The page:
My MH has four house batteries sitting on four separate stationary angle iron trays just behind the rear wheel. There is no hold down for the batteries and that seems wrong to me. Is there supposed to be hold downs for those batteries ?
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My 1999 Tradewinds four 6V batteries sat in a tray about 1.5" deep originally with hold downs that were a hard plastic that got brittle and disappeared over the years. They were off for the last four years with no evidence of ever having been needed.
Last month I had a new battery tray fabricated from my design to hold taller AGM batteries in the same place. I gave them a front lip of 2.25" in the front and 5.25" in the back with a provision to have two hold downs. Now I'm not sure that it's necessary and I may or may not ever add them.
__________________ David (AE5DS) & Linda Stall - F452322
1999 Tradewinds 7372 - Freightliner XC - Caterpillar 3126B - Generac IM-72LP
2013 Fiat 500 (Blue Ox) Visit: Our Facebook Page
I have the same setup for the house batteries you do. There should be a hole in one of the cross bars under the batteries, I have a threaded rod with a fairly large washer that holds the inner corner of all four batteries. I would secure them.
I appreciate the different points of view.
My background is automotive technician, many years of it. That's why it stuck out to me the batteries might be missing hold downs.
Battery manufacturers always mention vibration as being a notable cause of early battery failure. Securing a battery in place, even a very heavy battery limits the chance of it bouncing or sliding. Heavy vibration or bouncing can cause the plates inside a lead acid battery to break, warp, deteriorate, ... all of which will shorten the batteries life. It's not really a matter of how high can you bounce a battery it's trying to keep it from bouncing at all. Same with sliding. Possible damage to the case, repeated flexing or strain on the cables (I know they're thick).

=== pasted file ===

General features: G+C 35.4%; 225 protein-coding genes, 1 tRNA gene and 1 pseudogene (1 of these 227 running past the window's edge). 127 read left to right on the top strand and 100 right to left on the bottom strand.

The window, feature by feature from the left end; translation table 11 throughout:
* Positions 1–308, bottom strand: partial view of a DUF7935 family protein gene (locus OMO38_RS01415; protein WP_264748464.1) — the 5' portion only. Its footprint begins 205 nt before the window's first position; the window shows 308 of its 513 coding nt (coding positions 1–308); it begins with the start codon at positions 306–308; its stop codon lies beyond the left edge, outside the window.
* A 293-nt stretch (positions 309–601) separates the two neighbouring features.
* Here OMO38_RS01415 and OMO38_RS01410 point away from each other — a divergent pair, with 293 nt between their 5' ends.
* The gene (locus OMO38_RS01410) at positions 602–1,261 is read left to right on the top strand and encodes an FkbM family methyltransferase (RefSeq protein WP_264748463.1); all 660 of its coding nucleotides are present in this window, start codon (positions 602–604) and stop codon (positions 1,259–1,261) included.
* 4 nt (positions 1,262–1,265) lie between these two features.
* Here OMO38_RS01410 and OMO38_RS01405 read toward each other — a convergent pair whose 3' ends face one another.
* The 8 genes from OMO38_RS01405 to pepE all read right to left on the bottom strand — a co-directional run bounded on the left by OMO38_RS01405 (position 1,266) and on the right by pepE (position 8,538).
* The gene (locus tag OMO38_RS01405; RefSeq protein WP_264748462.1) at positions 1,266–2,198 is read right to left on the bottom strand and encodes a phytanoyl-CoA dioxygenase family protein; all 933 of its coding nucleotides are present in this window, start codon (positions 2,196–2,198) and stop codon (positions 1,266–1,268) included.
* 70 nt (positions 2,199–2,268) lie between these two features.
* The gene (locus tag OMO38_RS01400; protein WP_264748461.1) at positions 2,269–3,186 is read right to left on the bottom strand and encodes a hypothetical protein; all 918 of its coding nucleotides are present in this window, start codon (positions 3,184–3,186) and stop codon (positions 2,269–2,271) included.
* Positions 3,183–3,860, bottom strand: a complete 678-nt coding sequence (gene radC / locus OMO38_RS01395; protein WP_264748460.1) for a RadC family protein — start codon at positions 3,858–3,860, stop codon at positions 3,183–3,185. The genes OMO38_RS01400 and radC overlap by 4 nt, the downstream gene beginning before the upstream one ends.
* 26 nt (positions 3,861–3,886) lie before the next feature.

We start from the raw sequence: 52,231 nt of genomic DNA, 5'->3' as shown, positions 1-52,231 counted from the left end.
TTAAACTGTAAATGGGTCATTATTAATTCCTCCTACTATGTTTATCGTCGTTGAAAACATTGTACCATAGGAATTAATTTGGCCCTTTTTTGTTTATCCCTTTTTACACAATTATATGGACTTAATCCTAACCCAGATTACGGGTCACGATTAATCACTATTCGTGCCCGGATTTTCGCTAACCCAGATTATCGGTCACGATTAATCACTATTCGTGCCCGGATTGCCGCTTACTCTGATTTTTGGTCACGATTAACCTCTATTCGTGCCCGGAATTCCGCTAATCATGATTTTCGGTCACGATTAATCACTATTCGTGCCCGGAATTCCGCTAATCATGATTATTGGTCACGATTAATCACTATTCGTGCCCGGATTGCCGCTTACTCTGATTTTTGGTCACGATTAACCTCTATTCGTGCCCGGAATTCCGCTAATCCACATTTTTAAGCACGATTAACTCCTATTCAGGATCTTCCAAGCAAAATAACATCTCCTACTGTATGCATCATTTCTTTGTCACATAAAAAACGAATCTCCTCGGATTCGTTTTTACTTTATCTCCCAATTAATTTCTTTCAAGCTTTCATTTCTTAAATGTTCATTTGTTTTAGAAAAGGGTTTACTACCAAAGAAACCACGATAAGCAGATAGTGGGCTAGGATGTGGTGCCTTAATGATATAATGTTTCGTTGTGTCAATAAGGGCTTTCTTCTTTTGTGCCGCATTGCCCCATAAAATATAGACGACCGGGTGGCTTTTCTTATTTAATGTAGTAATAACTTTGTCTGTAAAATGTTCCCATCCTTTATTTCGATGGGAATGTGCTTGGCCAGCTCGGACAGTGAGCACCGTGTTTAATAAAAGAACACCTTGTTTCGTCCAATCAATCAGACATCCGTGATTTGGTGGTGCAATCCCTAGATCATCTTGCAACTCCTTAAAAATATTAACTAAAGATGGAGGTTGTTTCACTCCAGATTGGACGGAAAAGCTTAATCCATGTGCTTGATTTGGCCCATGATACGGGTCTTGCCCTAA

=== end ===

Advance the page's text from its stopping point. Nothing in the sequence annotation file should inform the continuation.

Knowing that it came with some form of tie down it just makes sense to put them back in for me. I understand others see them as overkill and chose to do without and that's fine. I'll go with my gut and tie them down. Small price to pay for a little added insurance compared to the cost of the batteries themselves.
Those who ignore the laws of physics frequently suffer and are greatly surprised when the laws reveal themselves. "Belief" has nothing to do with it.
I saw a 5 ton stamping die blocking a railroad crossing once. Those who put it on a flat bed truck believed as some do here, that it was unnecessary tie it down.
Kodiak Cub 176RD
Nissan Pathfinder 2015
Keeping batteries secure an clean will extend their life.
Vibration and can lead to internal failure and wearing of the plastic case. A loss of electrolyte (acid) from a small leak can cause damage to any metal it may contact.
I also line the bottom and side brackets with 1/8th inch thick rubber sheeting. I keep the compartment clean by liberally applying baking soda and rinsing it out with fresh water. Pay close attention to the terminals and cables. Corrosion will attack and travel thru the wire strands destroying them from the inside out.